Nintendo has made it last longer
One of the other things that have improved significantly with this brand new 3DS Nintendo console is the battery life. Nintendo has been able to give gamers on the go even longer time to play by beefing up the 3DS XL power source to up to 6.5 hours, depending on how it’s being used.
A great range of titles – in 3D and 2D
If you already own a Nintendo 3DS, all you’re old games will run on the new system so you won’t have to start your collection from scratch. Those who are making the jump from older iterations of the Nintendo DS like the Nintendo DSi will also find it backwards compatible with their software. However, with the immense new 3DS XL screen, you can expect a very different gaming experience. Kid Icarus will soar through the sky in much more epic style and the classic platform action of Super Mario 3D Land will feel much more expansive and enjoyable.
It’s-a me, Mario!
There are other improvements to the 3DS XL system that people will enjoy, including a better ergonomic design and a bigger SD card to play with, but most people will probably be buying the console to enjoy the sheer size of that new screen.
Hi guys, here’s a guest post by the cool folk over at Nintendo UK – Enjoy!
Wimbledon is over and the British summer has been something of a washout for most of us – so what better time to take a look back at one of the best indoor court options for the Nintendo 3DS?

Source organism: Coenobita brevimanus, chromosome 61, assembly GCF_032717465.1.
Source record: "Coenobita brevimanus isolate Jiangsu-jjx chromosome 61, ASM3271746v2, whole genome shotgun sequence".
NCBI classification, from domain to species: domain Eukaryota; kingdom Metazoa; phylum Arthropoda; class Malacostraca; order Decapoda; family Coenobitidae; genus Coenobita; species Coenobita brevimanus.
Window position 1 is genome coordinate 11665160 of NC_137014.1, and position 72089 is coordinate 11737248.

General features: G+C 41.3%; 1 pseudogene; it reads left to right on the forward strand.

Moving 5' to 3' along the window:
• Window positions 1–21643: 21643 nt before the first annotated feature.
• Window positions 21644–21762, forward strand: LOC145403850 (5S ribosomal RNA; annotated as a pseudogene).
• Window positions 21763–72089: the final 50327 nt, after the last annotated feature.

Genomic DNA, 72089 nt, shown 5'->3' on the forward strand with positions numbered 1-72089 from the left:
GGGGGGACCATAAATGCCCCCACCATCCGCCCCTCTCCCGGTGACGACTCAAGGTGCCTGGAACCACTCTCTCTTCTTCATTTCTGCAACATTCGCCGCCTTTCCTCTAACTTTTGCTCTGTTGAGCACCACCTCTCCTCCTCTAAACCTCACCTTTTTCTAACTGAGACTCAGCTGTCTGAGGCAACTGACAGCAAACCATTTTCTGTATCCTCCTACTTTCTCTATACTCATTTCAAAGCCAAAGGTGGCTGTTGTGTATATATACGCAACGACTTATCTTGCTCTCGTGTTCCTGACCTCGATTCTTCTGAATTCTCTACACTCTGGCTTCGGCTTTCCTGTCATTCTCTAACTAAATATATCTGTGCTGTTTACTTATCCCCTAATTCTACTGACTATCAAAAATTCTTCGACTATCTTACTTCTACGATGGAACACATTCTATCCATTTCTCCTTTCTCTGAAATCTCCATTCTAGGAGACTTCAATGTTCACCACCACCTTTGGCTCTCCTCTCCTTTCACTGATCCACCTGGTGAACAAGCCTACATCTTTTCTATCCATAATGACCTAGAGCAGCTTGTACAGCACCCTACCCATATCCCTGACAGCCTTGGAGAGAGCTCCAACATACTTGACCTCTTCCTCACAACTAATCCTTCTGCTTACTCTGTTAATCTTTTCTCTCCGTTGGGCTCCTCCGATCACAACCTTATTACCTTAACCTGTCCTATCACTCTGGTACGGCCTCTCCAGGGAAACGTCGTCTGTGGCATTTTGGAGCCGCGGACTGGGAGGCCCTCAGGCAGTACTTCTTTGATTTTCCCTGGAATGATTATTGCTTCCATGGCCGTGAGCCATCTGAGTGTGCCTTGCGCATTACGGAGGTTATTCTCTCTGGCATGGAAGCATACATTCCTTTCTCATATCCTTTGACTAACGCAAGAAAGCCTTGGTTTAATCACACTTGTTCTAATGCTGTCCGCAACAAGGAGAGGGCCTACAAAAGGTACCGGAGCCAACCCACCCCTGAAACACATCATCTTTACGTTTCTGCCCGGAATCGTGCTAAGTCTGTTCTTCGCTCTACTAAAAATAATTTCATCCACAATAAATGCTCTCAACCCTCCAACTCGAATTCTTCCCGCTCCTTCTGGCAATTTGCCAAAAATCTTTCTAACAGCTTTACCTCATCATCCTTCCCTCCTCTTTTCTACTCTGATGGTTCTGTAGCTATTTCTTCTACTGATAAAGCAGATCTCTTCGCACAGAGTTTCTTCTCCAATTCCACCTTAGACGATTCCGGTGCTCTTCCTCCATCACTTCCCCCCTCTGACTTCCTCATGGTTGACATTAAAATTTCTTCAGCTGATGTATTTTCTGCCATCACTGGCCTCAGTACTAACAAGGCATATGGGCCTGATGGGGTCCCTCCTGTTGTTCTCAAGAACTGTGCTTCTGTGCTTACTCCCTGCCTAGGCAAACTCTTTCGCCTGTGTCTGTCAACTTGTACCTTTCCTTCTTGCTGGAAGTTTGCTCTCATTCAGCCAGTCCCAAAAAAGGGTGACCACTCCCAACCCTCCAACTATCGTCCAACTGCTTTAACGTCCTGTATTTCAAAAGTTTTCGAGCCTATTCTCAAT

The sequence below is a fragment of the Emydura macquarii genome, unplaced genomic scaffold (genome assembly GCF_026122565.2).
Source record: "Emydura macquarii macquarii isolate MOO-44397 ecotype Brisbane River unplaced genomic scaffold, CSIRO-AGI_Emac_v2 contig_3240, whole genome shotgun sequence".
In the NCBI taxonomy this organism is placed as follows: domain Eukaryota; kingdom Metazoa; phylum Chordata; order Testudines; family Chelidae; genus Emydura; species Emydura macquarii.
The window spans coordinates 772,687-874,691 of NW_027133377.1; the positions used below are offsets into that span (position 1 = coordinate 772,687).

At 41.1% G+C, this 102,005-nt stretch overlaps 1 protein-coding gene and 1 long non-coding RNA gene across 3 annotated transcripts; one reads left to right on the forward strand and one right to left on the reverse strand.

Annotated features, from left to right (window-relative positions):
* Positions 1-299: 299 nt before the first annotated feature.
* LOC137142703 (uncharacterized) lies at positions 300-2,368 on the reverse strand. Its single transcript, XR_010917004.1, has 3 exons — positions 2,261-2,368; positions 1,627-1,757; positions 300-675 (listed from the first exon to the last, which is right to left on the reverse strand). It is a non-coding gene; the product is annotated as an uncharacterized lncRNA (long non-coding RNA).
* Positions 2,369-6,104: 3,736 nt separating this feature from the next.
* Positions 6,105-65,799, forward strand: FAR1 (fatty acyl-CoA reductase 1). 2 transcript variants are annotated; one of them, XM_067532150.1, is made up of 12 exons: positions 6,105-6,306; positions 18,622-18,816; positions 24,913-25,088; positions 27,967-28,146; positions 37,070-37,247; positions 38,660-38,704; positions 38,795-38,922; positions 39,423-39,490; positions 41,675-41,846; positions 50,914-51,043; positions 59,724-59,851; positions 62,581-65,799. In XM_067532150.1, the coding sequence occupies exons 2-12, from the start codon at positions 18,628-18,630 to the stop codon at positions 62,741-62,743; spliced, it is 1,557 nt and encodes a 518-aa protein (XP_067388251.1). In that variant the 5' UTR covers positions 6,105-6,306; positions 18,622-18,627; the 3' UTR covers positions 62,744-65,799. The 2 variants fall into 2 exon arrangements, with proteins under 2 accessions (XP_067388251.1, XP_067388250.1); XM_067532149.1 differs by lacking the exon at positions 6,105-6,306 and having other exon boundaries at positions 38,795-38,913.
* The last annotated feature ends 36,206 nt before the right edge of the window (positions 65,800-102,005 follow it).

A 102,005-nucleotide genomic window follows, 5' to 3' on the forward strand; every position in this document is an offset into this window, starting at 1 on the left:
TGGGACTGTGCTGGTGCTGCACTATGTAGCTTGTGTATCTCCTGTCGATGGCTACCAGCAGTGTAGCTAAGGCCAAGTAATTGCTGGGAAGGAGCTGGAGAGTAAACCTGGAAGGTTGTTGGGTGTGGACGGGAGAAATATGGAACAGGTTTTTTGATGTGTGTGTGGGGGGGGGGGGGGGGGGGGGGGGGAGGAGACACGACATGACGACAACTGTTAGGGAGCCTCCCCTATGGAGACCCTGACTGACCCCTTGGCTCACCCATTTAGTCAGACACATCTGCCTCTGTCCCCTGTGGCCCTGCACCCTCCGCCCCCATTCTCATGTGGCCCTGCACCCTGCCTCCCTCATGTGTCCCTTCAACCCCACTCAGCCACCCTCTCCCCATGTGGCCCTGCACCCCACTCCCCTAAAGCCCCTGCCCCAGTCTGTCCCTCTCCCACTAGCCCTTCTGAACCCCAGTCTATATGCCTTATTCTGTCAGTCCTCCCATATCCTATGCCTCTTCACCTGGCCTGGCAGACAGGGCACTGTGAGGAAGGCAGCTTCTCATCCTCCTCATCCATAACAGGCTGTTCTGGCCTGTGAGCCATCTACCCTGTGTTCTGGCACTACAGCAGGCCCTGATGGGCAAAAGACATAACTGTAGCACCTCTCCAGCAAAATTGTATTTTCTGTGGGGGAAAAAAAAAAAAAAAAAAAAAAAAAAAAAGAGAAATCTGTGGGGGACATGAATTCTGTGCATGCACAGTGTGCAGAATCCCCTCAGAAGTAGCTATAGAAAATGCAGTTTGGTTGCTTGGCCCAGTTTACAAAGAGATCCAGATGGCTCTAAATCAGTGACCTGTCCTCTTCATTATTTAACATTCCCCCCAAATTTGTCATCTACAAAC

Those 3DS graphics look awesome
Mario Tennis hit the shelves in May this year and was pretty well received by many of the critics. For those unfamiliar with the title, it brings together a whole host of beloved Nintendo characters to compete in an explosive tennis tournament on a range of surfaces and across four individual cups. Similarly to the Mario Kart series, these range from the basic Mushroom Cup to the much more difficult Star Cup. The game had previously been seen on the Nintendo 64, GameCube, Game Boy Colour and Game Boy Advance, but of course had never been seen in glorious 3D – and seemed absolutely ideal for the format.
As with most of the titles in the Mario series, Mario Tennis Open – as it was titled for its release on 3DS – served up some serious aces when it came to its vibrant and colourful locations. From the simplicity of Mario Stadium, a grass court designed for tennis purists, to the fiery depths of Bowser’s castle and the slippery surfaces of Penguin Iceberg, there really is something for every mood. Plus, in addition to the 16 different Mario characters you can use to play, there’s also the option to use your own customisable Mii character and climb up the rankings as you go. You can also enhance your game by visiting the shop area of the Club Room to unlock new items or upgrade your player. This might mean greater hitting power, a little extra spin or maybe just a more impressive kit and racket.
How cute is that mushroom court?
Obviously, one of the most attractive things about the game though was how the Nintendo 3DS console technology was going to set it apart from its previous incarnations on other platforms. Firstly, the 3DS gyroscope allows for some incredible low camera zooms and lets you adjust shots more specifically so you can take your opponents by surprise. That said, it can make it a bit trickier to get your returns in when using this mode, so it’s a good idea to sharpen up your circle pad skills before diving into it. If you’re a fan of the wireless options of the 3DS, StreetPass will let you share Mii data with others and play with friends or complete strangers if you so wish!
All in all, if you fancy some courtside action on the go or in the comfort of your living room, Mario Tennis Open on the Nintendo 3DS is a great option. Strawberries and cream sold separately.